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PH narrows foreign deficit in 2nd quarter
PH narrows foreign deficit in 2nd quarter
The Bangko Sentral ng Pilipinas also reports that the country’s foreign debt remains manageable as of the previous quarter

MANILA, Philippines – The country’s balance of payments (BOP) position yielded a surplus of $330 million in the second quarter of this year, 68.3% lower than the $1 billion surplus recorded in the same quarter a year ago, the Bangko Sentral ng Pilipinas (BSP) reports.

The lower surplus was mainly due to the net outflows (or net lending of residents to the rest of the world) in the financial account.

August’s surplus cut the country’s BOP deficit in the first 8 months of 2014 to $3.43 billion.

The BOP position for the first 6 months of 2014 registered a deficit of $4.1 billion, reversing the $2.6 billion surplus recorded in the comparable period in 2013. This was due to the large net outflows in the financial account and the decline in the current account surplus.

BSP forecast a surplus of $1.1 billion for 2014.

BOP is the record of all economic transactions in a particular period between the residents of a country and the rest of the world, as well as the summation of country’s current demand and supply of the claims on foreign currencies and of foreign claims on its currency.

BOP also helps keep domestic inflation at bay.

The country’s headline inflation rate in August was at 4.9%, as indices of basic commodities posted higher annual rates, the Philippine Statistics Authority (PSA) said on September 5. Inflation, or the price increase of goods and services, was at 2.1% in August last year.

External debt still manageable

BSP also reported that the outstanding Philippine external debt approved/registered by the BSP stood at $58.1 billion as of end-June 2014, a decrease from $236 million (or 0.4%) from the $58.3 billion level as of end-March 2014.

The decline resulted mainly from repayments exceeding new borrowings by $593 million; and previous periods’ adjustments due to late reporting of transactions and audit findings (negative $262 million). 

The effects of these developments were, however, partially offset by increased investments by non-residents in Philippine debt papers ($354 million); and foreign exchange (FX) revaluation adjustments ($266 million) arising from the weakening of the US dollar, particularly against the Japanese Yen and the Philippine peso.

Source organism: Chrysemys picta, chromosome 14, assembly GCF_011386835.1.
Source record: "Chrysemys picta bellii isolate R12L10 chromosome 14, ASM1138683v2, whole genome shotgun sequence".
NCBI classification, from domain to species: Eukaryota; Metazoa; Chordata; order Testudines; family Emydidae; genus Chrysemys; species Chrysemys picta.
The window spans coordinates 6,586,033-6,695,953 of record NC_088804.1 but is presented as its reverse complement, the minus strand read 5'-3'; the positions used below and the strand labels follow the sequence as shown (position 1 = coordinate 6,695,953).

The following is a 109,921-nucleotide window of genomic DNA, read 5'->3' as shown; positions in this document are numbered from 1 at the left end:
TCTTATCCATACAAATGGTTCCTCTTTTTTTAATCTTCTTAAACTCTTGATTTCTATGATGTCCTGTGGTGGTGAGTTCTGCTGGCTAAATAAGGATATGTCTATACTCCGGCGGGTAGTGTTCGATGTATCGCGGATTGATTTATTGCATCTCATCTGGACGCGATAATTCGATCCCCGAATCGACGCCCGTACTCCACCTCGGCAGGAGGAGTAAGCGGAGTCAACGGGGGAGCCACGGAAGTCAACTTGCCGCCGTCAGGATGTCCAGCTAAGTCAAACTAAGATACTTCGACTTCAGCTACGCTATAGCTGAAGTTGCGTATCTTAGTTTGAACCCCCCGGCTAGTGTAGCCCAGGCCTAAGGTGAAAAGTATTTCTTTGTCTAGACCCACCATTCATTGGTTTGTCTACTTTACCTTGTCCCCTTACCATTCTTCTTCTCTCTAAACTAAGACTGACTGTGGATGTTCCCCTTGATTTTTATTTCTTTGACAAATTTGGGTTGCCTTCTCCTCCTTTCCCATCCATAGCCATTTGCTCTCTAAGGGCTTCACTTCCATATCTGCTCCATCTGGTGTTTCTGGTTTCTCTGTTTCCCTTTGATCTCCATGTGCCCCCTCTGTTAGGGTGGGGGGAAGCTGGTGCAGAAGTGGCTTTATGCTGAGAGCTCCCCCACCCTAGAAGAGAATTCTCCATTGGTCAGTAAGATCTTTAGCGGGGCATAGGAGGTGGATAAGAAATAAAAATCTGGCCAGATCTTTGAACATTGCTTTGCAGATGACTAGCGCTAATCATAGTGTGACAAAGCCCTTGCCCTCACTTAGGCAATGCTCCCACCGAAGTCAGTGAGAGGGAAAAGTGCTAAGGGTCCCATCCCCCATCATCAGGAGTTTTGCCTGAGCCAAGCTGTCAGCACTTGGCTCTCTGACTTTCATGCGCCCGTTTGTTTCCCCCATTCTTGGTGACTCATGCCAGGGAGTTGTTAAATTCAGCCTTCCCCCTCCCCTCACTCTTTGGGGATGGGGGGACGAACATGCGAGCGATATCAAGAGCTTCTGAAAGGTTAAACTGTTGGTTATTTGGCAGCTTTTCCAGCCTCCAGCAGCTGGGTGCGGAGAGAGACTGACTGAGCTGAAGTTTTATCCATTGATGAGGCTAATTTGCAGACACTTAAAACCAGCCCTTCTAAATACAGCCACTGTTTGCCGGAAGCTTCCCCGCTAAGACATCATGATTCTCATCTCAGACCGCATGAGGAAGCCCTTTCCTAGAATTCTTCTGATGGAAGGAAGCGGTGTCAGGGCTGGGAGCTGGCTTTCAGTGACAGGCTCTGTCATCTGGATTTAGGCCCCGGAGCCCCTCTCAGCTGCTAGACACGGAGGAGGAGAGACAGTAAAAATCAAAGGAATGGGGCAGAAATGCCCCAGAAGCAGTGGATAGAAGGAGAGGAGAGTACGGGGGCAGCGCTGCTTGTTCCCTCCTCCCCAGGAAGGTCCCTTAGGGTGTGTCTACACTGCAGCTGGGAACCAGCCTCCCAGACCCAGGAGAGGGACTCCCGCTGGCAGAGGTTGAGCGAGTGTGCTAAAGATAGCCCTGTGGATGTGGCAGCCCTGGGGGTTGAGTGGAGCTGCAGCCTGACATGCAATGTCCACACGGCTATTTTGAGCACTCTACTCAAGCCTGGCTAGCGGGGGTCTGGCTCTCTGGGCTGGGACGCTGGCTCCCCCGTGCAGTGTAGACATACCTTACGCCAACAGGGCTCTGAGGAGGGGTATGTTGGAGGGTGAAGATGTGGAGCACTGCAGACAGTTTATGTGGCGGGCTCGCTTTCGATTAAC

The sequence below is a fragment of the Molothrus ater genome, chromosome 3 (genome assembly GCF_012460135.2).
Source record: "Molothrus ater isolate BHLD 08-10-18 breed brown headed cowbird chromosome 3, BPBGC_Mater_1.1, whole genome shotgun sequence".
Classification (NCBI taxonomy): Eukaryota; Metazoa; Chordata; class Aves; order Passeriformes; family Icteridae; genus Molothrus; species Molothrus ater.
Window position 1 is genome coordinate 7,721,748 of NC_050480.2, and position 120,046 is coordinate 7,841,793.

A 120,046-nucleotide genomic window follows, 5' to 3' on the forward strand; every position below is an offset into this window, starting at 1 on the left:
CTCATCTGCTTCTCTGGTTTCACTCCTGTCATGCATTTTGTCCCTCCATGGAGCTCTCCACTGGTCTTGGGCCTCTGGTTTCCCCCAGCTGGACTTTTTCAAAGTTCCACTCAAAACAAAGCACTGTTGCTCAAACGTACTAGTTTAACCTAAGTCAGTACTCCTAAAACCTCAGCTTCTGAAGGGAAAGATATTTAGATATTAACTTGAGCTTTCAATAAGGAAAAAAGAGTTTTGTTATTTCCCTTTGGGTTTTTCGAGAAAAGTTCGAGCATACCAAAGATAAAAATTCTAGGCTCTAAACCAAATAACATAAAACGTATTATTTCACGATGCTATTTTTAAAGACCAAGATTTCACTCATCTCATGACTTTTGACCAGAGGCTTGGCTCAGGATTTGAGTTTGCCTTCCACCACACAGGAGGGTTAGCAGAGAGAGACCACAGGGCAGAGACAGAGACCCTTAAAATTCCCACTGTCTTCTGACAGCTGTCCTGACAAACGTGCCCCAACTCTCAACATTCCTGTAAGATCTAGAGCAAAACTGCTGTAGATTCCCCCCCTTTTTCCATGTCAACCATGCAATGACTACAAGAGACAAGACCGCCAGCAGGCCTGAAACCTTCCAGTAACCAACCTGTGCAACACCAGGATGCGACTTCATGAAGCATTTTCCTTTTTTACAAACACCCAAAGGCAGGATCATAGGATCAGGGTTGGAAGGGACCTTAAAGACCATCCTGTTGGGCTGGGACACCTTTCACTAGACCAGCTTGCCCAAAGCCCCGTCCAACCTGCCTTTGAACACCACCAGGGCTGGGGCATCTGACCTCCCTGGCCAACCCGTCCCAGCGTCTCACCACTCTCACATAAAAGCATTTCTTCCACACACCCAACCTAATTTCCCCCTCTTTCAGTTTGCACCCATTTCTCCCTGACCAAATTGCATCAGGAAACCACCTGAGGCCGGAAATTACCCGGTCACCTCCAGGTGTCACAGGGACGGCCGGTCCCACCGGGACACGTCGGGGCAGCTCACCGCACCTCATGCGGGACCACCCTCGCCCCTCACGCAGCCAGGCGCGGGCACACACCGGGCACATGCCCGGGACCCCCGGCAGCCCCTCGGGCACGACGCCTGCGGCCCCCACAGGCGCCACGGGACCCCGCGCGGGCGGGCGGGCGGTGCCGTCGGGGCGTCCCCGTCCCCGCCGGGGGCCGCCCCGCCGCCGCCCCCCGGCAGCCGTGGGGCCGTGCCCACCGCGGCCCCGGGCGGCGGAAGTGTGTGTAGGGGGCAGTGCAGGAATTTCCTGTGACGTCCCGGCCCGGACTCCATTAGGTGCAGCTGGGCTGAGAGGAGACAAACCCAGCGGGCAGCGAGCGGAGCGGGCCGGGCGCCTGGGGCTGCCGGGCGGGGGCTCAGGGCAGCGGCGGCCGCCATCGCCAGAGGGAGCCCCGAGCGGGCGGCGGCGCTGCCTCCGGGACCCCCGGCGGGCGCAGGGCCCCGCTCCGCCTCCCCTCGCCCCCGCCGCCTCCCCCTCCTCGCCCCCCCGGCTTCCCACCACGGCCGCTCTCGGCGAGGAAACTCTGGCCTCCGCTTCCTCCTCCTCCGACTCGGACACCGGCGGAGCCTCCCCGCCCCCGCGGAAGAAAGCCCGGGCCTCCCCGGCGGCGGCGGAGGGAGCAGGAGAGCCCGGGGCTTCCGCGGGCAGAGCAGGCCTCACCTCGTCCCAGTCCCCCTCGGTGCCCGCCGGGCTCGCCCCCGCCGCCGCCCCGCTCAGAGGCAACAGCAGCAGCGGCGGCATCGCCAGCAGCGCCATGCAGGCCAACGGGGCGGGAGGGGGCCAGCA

Private sector debt also declined to $17.1 billion from $17.6 billion due to net repayments of $388 million, mainly for bank liabilities.

Year-on-year, external liabilities rose slightly by $96 million as non-residents increased their investments in Philippine bonds and notes issued abroad by $646 million; the full impact of this was partly offset by downward foreign exchange revaluation adjustments ($315 million); previous periods’ adjustments (negative US$140 million); and net repayments ($94 million).

When measured against the gross national income (GNI), the external debt ratio or outstanding external debt improved to 17.6% from 17.9% in March 2014 and 18.3% a year ago. 

The external debt service ratio that measures foreign debt payments vis-a-vis the country’s export receipts and income transfers also improved to 6.8% in the second quarter from 7.2% in the first quarter and 8.1% a year ago.

The ratio has consistently remained at single-digit levels since 2010 indicating sustained improvement in the country’s capacity to service maturing obligations.

The country’s gross international reserves (GIR) as of June 2014 stood at $80.7 billion and covered for short-term debt of 8.4 times under the original maturity concept.

At least 83% of the country’s foreign debt will mature in more than a year, with the average maturity at 19.9 years, BSP reported.

Short-term external debt comprised the 16.5% balance of the debt stock, and were largely trade credits, inter-bank borrowings, and deposit liabilities.

Government debt will mature much later, averaging 22.1 years as against the 9.2 years for private-sector liabilities.

Multilateral institutions and bilateral creditors continued to have the largest exposures at 36.9% of total, followed by foreign holders of bonds and notes at 36.8%.  The share of foreign banks and other financial institutions stood at 17.7%, while the 8.6% balance pertained mainly to foreign suppliers/exporters.

Philippine foreign debts are denominated in US dollar (52.4%) and Japanese Yen (19.3%).

Multi-currency loans from the Asian Development Bank and the World Bank comprised 12.6% of total, while the rest of the accounts (15.7%) were denominated in 18 other currencies. –

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